Art season in the UAE: 17 shows not to miss across the Emirates this November
As a new season of shows and events begins, we pick out a few highlights from Sharjah, Dubai and Abu Dhabi
Art lovers in the UAE, rejoice! The art season is picking up again, with a series of exhibition openings and the highly anticipated inaugural edition of the Sharjah Architecture Triennial kicking off next week. Abu Dhabi Art will return this month for its 11th edition, with new sections on Asian art and a line-up of interesting artists for its commissions programme.
Here's what to see across the Emirates for the rest of the year.
Is This Tomorrow?
London’s Whitechapel Gallery presents the Dubai iteration of one of their previous shows that features installation artworks by five artist pairings, including Rana Begum and Marina Tabassum. The two artists have created Phoenix Will Rise, a constructed environment meant to serve as a space for contemplation.
Other works in the show include a metal maze, created by 6a architects from the UK and Argentinian artist Amalia Pica. The structure resembles animal pens used in slaughterhouses, and by walking through it, visitors realise how these man-made inventions exemplify our disregard for animal rights.
Until Saturday November 23 at Concrete, Alserkal Avenue. alserkalavenue.ae
Nothing Looks the Same at Night
Kazim Rashid’s latest video installation ventures into the deepest parts of our psyche, where our secrets and unfiltered selves lie. As the title suggests, these sides of our characters are often explored after dark. The film’s non-linear narrative defies easy description, and Rashid conjures visions of forest fires and references to the film I Shot Andy Warhol, based on the story of Valerie Solanas. The fragmented nature of Rashid’s film and his use of esoteric visual language asks viewers to pay close attention.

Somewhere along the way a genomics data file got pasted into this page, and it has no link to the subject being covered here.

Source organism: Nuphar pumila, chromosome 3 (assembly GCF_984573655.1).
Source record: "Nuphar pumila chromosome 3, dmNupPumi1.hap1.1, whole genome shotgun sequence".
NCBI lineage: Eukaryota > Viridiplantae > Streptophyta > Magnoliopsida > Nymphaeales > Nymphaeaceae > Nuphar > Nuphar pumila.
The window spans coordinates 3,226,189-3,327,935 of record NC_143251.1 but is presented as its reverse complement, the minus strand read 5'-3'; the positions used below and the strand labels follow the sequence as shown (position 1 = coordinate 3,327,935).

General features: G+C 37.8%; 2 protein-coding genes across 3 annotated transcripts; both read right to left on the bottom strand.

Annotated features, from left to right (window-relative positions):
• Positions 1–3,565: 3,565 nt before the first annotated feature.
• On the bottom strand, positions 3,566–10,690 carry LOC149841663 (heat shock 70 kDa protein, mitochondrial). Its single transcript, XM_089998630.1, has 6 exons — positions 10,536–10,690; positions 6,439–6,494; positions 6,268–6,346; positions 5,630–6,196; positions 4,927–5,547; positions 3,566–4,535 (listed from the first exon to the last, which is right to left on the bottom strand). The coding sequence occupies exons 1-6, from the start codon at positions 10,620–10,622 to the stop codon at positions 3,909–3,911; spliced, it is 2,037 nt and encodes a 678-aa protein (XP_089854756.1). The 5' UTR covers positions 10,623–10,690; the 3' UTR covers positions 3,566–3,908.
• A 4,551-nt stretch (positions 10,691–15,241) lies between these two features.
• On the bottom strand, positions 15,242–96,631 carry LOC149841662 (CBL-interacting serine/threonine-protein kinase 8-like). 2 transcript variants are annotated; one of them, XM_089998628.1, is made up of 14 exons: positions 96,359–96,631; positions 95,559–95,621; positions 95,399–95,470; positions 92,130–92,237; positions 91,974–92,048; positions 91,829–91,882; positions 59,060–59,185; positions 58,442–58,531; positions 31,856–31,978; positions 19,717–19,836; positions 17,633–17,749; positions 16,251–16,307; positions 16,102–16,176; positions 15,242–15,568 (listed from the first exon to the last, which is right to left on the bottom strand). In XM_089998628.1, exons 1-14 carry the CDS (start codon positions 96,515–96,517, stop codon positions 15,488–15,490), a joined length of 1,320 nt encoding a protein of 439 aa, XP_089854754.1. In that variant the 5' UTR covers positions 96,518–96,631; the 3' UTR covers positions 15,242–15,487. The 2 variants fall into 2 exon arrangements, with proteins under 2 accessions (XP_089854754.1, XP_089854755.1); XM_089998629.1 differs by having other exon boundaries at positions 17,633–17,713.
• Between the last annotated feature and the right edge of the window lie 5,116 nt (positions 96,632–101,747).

From Monday, November 18 to Thursday, February 6, 2020 at The Third Line. thethirdline.com
Jameel Art Centre’s thematic exhibition for the season considers how national identity is tied to material culture, including heritage sites and artefacts. What are the consequences for collective memory when those objects are destroyed or taken? Featuring 13 artists and collectives – including Forensic Architecture, Akram Zaatari, Kader Attia, Rayyanne Tabet and Pio Abad – the works in the show explore a variety of mediums, including sculpture, installation, video, photography and 3D rendering.
Until Saturday, February 15, 2020; Jameel Arts Centre, Dubai. jameelartscentre.org
Between Floating Worlds
Using techniques of live drawing and animation, Syrian artist Kevork Mourad presents ink drawings that reflect on the struggles of migration, whether it is forced or voluntary, and the burden of remembrance for those moving to other lands. His process involves the transfer of very fine drawings from acetate to textile, which he proceeds to cut out and layer to create three-dimensional works that bear reference to Sumerian, Babylonian and Armenian designs.
Until Monday, January 6, 2020 at Tabari Artspace. tabariartspace.com
Composition for a Public Park
Spread across Jameel Arts Centre’s Jaddaf Waterfront Sculpture Park is an arrangement of speakers, each dedicated to a specific instrument, sound or voice. They are clustered into three sections that represent three themed movements developed by the Egyptian artist and composer Hassan Khan. His work compels visitors to traverse the space as they listen to each of the movement’s musings, which touch on philosophy, seduction and politics.